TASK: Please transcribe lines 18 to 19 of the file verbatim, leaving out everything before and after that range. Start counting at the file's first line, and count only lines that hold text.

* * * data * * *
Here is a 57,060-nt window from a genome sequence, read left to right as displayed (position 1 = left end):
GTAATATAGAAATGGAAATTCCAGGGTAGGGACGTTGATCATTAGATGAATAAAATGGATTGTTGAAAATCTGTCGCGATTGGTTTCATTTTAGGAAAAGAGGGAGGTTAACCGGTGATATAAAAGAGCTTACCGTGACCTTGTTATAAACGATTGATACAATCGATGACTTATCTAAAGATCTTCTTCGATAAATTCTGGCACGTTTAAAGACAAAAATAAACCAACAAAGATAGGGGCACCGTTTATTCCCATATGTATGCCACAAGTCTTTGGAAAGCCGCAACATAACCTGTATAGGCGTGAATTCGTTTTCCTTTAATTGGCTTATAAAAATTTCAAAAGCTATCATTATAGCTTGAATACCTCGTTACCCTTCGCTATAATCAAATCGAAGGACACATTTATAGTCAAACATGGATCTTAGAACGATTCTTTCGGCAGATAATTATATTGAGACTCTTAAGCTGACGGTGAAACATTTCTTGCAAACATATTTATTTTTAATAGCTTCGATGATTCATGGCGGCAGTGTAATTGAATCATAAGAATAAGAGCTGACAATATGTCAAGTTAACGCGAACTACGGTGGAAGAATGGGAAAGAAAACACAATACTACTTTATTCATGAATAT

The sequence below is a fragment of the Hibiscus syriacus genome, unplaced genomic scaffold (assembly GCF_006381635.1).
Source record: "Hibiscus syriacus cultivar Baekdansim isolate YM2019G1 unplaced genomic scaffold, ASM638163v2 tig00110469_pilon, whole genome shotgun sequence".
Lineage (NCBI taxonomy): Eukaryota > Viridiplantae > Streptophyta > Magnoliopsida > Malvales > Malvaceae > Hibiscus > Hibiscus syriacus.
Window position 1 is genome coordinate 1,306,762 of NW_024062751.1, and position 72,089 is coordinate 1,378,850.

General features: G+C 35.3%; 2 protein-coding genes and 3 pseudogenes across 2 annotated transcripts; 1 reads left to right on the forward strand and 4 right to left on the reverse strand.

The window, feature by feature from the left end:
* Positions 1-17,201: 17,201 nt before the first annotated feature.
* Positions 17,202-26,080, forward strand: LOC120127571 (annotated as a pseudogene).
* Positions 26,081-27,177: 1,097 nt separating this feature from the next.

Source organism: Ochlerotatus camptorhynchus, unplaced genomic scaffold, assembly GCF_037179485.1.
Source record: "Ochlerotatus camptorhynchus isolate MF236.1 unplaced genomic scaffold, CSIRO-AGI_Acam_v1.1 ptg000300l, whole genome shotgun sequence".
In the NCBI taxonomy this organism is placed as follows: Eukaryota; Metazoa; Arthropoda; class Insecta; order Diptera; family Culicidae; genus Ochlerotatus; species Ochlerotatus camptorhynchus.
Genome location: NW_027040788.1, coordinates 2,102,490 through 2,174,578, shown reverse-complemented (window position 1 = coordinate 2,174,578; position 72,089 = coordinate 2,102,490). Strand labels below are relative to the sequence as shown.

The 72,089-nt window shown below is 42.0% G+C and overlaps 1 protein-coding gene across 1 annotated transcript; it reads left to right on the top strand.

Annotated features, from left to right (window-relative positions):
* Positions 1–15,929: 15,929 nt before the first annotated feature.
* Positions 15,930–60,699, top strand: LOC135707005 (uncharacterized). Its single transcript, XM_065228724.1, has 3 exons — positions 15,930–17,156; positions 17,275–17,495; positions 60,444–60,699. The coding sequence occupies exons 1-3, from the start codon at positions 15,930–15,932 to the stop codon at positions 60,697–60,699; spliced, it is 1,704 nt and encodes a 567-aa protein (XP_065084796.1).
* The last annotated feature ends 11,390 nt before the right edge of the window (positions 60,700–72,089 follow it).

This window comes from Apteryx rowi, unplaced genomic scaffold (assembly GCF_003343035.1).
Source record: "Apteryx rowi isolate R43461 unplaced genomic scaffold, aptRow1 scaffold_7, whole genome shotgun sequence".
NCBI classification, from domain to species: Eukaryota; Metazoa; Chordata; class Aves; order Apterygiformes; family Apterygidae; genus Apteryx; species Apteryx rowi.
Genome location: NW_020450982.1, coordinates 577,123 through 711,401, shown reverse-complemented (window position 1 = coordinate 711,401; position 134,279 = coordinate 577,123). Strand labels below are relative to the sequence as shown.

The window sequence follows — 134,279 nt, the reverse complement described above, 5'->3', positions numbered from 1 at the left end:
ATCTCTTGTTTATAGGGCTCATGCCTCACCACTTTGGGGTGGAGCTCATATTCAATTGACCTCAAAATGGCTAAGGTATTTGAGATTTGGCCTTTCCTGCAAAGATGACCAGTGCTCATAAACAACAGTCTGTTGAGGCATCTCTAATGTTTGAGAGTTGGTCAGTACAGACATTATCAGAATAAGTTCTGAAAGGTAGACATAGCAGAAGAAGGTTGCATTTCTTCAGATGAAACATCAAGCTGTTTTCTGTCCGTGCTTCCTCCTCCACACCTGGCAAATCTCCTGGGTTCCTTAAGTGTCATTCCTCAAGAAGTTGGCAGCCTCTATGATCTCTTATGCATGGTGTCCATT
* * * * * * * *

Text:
* Positions 1–15,929: 15,929 nt before the first annotated feature.
* Positions 15,930–60,699, top strand: LOC135707005 (uncharacterized). Its single transcript, XM_065228724.1, has 3 exons — positions 15,930–17,156; positions 17,275–17,495; positions 60,444–60,699. The coding sequence occupies exons 1-3, from the start codon at positions 15,930–15,932 to the stop codon at positions 60,697–60,699; spliced, it is 1,704 nt and encodes a 567-aa protein (XP_065084796.1).